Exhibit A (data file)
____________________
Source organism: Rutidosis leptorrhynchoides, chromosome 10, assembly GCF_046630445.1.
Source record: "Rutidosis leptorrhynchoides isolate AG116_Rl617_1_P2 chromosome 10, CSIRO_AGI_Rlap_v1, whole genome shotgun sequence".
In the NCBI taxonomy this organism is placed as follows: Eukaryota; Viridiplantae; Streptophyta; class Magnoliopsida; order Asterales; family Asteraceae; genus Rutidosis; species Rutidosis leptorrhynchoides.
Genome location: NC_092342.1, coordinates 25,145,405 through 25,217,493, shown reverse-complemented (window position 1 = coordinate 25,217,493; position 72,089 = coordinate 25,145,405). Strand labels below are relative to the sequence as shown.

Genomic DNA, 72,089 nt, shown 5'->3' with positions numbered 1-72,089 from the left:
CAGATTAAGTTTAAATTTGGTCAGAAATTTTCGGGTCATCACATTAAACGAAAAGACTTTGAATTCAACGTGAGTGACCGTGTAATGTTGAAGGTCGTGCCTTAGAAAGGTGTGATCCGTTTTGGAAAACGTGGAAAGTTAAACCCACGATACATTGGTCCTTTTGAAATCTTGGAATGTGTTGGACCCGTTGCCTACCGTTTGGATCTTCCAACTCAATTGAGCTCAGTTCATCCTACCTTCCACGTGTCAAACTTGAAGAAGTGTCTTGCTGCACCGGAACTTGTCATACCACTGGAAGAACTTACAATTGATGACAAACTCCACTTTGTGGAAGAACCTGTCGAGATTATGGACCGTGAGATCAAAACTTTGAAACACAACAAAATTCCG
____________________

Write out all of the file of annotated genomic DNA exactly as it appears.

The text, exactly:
Source organism: Rutidosis leptorrhynchoides, chromosome 10, assembly GCF_046630445.1.
Source record: "Rutidosis leptorrhynchoides isolate AG116_Rl617_1_P2 chromosome 10, CSIRO_AGI_Rlap_v1, whole genome shotgun sequence".
In the NCBI taxonomy this organism is placed as follows: Eukaryota; Viridiplantae; Streptophyta; class Magnoliopsida; order Asterales; family Asteraceae; genus Rutidosis; species Rutidosis leptorrhynchoides.
Genome location: NC_092342.1, coordinates 25,145,405 through 25,217,493, shown reverse-complemented (window position 1 = coordinate 25,217,493; position 72,089 = coordinate 25,145,405). Strand labels below are relative to the sequence as shown.

Genomic DNA, 72,089 nt, shown 5'->3' with positions numbered 1-72,089 from the left:
CAGATTAAGTTTAAATTTGGTCAGAAATTTTCGGGTCATCACATTAAACGAAAAGACTTTGAATTCAACGTGAGTGACCGTGTAATGTTGAAGGTCGTGCCTTAGAAAGGTGTGATCCGTTTTGGAAAACGTGGAAAGTTAAACCCACGATACATTGGTCCTTTTGAAATCTTGGAATGTGTTGGACCCGTTGCCTACCGTTTGGATCTTCCAACTCAATTGAGCTCAGTTCATCCTACCTTCCACGTGTCAAACTTGAAGAAGTGTCTTGCTGCACCGGAACTTGTCATACCACTGGAAGAACTTACAATTGATGACAAACTCCACTTTGTGGAAGAACCTGTCGAGATTATGGACCGTGAGATCAAAACTTTGAAACACAACAAAATTCCG